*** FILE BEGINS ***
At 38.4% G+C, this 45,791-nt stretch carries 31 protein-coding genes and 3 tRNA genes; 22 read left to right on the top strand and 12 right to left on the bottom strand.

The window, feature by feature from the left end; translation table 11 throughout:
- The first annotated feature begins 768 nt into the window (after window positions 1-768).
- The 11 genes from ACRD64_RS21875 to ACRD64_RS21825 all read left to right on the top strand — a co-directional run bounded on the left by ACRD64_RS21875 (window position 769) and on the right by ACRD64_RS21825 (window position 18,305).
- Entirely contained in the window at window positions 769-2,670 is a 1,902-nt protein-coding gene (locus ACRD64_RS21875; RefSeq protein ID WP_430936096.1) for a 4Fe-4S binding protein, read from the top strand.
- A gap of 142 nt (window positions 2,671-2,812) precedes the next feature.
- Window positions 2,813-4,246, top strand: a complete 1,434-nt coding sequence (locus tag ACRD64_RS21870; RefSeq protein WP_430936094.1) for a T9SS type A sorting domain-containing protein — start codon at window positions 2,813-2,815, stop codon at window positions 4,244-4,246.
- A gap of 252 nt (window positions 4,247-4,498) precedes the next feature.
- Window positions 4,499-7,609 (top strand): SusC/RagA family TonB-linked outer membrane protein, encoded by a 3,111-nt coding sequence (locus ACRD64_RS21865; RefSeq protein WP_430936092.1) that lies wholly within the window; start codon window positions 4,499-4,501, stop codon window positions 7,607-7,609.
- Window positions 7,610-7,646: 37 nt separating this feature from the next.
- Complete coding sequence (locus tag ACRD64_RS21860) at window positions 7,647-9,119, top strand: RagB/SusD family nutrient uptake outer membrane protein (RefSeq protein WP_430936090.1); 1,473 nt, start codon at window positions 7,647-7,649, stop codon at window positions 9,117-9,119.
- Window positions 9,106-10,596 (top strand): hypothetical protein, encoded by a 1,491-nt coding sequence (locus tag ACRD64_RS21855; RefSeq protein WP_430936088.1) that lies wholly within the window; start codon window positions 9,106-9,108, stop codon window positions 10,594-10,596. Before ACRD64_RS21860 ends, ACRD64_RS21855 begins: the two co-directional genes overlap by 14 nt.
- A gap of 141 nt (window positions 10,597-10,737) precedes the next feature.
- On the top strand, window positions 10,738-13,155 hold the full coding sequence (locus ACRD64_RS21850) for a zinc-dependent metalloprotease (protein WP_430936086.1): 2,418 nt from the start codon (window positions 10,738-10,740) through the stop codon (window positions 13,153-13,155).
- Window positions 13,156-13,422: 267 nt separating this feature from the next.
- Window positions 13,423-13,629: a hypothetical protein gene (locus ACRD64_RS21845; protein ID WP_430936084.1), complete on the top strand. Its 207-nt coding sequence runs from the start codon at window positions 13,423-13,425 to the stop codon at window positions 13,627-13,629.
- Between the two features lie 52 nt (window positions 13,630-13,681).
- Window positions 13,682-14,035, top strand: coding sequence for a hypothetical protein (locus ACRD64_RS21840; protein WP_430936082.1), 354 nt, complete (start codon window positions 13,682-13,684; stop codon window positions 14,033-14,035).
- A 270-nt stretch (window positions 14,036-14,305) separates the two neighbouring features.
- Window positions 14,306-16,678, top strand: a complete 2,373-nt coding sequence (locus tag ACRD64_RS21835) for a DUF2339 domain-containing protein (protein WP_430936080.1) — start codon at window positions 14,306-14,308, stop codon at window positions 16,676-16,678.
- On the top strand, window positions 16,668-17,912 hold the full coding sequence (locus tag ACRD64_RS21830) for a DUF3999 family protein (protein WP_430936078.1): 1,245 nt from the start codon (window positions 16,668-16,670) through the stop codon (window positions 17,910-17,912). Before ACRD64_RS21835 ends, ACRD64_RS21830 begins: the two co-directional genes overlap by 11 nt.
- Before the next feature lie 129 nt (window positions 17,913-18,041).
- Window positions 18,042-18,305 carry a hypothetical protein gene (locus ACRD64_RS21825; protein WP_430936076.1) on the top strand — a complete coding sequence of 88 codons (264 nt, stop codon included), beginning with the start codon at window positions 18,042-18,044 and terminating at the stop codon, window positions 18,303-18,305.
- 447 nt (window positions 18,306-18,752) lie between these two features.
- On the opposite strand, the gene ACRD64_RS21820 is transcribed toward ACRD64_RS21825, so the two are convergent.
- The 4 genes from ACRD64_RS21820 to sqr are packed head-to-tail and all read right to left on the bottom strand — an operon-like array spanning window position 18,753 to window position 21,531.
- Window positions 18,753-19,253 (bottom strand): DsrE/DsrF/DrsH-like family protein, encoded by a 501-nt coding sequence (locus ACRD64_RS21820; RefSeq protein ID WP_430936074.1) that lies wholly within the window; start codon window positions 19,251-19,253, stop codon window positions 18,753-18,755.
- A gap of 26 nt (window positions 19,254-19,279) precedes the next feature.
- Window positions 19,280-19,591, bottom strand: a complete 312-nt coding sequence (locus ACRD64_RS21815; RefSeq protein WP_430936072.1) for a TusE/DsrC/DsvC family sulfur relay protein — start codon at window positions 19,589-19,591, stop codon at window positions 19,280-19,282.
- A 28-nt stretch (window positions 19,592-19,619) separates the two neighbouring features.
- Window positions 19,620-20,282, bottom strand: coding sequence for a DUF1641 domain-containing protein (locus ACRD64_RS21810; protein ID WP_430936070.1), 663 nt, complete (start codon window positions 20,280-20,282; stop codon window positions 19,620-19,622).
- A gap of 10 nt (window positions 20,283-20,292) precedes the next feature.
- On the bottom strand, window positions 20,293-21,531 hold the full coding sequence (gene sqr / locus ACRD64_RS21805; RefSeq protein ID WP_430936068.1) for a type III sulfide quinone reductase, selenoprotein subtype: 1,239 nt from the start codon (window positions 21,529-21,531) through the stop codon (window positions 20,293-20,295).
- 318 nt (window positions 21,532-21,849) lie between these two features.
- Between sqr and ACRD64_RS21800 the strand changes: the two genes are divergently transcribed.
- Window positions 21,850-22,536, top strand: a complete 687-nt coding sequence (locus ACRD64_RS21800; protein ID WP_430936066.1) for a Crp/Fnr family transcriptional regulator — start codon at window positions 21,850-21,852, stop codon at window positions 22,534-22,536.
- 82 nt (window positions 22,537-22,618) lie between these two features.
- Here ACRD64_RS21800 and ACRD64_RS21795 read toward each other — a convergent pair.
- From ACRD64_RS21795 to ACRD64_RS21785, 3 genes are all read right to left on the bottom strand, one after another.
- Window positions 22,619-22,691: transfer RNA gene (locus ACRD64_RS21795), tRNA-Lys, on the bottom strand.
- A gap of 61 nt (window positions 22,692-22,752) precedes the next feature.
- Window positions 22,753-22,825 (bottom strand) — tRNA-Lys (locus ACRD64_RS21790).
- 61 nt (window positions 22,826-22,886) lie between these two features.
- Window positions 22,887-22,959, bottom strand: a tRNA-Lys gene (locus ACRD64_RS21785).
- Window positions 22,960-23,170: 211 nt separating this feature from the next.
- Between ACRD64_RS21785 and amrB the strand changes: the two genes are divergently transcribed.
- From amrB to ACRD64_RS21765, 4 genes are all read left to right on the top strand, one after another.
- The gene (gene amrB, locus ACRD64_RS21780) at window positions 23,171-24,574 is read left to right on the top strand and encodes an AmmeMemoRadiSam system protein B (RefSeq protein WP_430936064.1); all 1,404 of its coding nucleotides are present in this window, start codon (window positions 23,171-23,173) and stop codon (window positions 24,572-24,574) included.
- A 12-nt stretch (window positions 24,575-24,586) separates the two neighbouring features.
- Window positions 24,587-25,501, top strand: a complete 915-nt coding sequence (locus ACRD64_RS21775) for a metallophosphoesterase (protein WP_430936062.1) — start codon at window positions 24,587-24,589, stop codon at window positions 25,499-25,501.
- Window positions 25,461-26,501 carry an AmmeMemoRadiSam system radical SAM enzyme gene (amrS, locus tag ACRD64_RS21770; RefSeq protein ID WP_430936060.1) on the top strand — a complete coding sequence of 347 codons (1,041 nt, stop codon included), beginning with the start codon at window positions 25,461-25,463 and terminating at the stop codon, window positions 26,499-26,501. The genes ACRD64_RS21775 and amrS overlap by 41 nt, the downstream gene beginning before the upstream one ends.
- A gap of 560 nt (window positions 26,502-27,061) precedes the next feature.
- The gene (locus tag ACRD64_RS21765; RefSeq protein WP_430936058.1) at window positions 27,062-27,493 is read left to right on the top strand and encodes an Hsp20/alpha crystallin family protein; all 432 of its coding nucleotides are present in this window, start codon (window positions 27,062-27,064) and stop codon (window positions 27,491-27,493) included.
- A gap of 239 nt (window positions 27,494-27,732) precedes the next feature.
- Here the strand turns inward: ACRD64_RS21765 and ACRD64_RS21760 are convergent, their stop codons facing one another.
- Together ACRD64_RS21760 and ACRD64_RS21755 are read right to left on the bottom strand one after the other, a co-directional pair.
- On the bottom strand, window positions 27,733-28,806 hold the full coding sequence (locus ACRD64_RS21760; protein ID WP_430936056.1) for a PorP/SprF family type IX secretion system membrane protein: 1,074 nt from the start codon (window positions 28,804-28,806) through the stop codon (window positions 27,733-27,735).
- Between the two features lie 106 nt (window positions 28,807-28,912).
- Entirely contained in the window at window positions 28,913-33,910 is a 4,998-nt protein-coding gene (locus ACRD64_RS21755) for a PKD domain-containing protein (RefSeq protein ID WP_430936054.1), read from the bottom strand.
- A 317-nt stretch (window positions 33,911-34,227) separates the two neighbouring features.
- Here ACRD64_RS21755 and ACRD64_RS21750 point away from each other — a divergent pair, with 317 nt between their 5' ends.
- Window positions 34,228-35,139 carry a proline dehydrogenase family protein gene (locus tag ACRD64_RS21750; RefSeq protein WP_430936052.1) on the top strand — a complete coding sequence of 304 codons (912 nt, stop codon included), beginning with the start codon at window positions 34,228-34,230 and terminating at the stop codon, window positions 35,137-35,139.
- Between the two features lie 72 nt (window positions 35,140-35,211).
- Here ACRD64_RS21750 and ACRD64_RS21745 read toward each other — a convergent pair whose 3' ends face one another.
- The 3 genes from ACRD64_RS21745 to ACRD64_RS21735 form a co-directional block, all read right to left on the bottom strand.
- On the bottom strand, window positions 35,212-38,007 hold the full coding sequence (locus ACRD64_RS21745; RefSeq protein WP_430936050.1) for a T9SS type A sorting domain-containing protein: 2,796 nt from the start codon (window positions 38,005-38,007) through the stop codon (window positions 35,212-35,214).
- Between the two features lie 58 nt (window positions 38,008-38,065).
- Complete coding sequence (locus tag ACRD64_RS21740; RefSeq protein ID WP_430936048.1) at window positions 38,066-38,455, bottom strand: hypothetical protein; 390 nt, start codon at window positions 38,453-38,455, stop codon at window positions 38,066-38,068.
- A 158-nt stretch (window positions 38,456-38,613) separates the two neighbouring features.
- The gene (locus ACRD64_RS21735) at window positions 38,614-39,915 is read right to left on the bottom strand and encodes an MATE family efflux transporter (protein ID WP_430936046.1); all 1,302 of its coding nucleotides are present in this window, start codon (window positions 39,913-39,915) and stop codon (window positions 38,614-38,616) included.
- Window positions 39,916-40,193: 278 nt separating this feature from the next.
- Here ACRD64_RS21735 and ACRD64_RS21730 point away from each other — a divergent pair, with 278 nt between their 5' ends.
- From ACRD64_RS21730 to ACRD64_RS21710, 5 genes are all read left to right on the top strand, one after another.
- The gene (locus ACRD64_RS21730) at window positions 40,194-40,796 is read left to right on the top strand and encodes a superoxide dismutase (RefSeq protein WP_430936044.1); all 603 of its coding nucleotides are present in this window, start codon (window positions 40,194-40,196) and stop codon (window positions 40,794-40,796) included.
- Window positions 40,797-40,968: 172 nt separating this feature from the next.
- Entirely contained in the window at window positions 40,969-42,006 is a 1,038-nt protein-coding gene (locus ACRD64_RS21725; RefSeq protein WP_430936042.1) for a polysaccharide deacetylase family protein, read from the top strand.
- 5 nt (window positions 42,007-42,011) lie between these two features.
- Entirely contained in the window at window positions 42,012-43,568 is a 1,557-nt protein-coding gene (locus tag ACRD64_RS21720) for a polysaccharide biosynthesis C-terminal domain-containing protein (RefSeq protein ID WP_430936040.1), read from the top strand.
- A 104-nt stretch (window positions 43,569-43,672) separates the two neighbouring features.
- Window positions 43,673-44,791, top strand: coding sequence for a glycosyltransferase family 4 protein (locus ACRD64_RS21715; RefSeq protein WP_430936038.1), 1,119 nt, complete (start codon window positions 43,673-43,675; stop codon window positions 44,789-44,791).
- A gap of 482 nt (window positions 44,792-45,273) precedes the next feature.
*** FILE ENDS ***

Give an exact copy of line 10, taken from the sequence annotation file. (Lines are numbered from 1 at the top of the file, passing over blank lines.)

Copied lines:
- Window positions 7,610-7,646: 37 nt separating this feature from the next.